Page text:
Kara Swisher

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Geek Alert: Babbage Difference Engine at the Computer History Museum!

For those who love a five-ton mechanical computing device, Silicon Valley’s Computer History Museum recently installed a Babbage Difference Engine.


Designed on paper by English inventor and mathematician Charles Babbage (pictured here with his creation) and built to his specifications, it is on loan for one year from former Microsoft (MSFT) tech guru Nathan Myhrvold.

(Myhrvold will be a speaker at our sixth edition of D: All Things Digital, taking place in exactly two weeks.)

Babbage was one of the great stories of the early computing age, a man who intricately designed one of the first automatic computing engines to battle the inaccuracies endemic in figures calculated by hand.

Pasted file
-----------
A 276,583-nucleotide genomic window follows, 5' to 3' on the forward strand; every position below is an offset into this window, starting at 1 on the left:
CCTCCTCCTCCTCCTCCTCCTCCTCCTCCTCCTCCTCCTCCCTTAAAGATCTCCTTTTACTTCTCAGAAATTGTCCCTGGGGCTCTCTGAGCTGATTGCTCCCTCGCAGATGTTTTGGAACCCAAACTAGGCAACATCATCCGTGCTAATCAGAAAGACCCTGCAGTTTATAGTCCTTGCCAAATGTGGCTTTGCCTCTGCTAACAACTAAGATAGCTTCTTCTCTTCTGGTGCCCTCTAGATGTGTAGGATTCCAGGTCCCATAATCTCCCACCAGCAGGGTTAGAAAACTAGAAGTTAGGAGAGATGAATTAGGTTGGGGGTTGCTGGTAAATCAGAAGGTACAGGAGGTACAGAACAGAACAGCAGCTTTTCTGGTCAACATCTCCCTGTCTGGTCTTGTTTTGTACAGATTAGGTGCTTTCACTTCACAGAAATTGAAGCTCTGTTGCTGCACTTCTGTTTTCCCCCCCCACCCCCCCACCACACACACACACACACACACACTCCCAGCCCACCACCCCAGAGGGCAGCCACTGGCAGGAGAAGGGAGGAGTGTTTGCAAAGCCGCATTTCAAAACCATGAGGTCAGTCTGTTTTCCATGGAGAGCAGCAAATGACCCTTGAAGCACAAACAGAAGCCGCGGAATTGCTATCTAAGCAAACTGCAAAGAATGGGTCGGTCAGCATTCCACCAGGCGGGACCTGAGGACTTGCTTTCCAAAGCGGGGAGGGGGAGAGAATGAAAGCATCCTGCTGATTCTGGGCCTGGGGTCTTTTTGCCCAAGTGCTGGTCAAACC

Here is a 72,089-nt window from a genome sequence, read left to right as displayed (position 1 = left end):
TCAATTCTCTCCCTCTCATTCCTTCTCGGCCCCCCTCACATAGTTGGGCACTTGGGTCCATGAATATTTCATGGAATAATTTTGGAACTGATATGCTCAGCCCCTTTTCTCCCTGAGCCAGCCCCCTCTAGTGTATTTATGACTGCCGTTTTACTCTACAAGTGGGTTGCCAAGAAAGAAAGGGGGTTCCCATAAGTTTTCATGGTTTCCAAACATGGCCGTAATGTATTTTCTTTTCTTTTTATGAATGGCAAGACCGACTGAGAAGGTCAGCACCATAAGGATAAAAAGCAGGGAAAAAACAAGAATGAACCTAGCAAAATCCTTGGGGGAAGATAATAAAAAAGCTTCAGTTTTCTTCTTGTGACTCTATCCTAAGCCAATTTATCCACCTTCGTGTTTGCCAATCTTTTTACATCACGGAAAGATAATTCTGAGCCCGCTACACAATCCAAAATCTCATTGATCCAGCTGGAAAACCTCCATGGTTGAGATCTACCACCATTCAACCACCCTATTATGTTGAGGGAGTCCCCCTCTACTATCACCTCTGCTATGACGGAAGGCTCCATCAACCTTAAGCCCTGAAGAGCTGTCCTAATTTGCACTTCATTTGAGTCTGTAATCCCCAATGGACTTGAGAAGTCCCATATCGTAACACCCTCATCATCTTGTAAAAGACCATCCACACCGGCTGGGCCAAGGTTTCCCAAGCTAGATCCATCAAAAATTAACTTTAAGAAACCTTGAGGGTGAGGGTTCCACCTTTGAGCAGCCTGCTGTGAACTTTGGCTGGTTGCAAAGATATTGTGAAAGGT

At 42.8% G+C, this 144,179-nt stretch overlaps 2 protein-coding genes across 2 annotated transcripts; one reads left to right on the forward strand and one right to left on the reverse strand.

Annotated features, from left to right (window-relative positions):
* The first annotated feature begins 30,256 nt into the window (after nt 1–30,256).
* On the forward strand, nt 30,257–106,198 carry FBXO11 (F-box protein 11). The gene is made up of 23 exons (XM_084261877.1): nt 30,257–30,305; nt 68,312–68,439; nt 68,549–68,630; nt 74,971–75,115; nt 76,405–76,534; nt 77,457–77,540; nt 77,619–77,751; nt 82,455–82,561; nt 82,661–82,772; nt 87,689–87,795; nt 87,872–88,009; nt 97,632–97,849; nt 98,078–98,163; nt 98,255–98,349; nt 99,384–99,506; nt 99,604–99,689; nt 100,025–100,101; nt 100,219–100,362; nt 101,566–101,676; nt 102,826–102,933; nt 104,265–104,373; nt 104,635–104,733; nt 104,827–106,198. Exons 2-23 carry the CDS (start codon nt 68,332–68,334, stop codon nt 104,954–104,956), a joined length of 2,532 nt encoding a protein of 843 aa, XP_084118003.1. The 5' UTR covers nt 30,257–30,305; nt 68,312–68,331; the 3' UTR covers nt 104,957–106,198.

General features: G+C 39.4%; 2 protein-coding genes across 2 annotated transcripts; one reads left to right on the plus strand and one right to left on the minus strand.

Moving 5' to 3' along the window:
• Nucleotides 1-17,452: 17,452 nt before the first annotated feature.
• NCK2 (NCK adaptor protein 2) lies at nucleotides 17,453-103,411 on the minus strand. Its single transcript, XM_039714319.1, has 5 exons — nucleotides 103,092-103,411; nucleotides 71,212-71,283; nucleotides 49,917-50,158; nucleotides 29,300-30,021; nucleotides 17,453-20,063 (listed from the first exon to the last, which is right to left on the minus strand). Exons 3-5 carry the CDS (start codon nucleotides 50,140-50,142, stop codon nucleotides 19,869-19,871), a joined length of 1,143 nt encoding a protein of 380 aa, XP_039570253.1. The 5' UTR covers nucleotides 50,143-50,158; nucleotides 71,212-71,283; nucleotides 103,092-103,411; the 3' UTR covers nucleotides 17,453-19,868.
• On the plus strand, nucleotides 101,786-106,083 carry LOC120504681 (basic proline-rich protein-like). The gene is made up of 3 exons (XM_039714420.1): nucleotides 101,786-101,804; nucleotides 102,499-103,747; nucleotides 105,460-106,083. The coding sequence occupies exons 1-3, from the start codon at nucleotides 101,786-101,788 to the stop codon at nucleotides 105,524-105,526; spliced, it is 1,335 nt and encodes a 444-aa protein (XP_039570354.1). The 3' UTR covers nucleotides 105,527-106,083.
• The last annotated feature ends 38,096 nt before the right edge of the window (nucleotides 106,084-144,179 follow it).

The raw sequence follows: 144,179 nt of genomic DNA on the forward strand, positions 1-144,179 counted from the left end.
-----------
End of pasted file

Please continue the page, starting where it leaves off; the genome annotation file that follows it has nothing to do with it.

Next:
As the overview of this video relates: “Engineering, astronomy, construction, finance, banking and insurance depended on printed tables for calculation. Ships navigating by the stars relied on printed tables to find their position at sea. The stakes were high. Capital and life were thought to be at risk … it was not only the grindingly tedious labor of verifying a sea of figures that exasperated Babbage, but their daunting unreliability.”

Despite his laborious and detailed designs, though, Babbage never actually built his creation.

But other geeks took up the task and there are two now, both called Difference Engine No. 2, one in London and one now at the museum. Each has 8,000 parts, weighs five tons and measures 11 feet long and seven feet high.

Check out the video:

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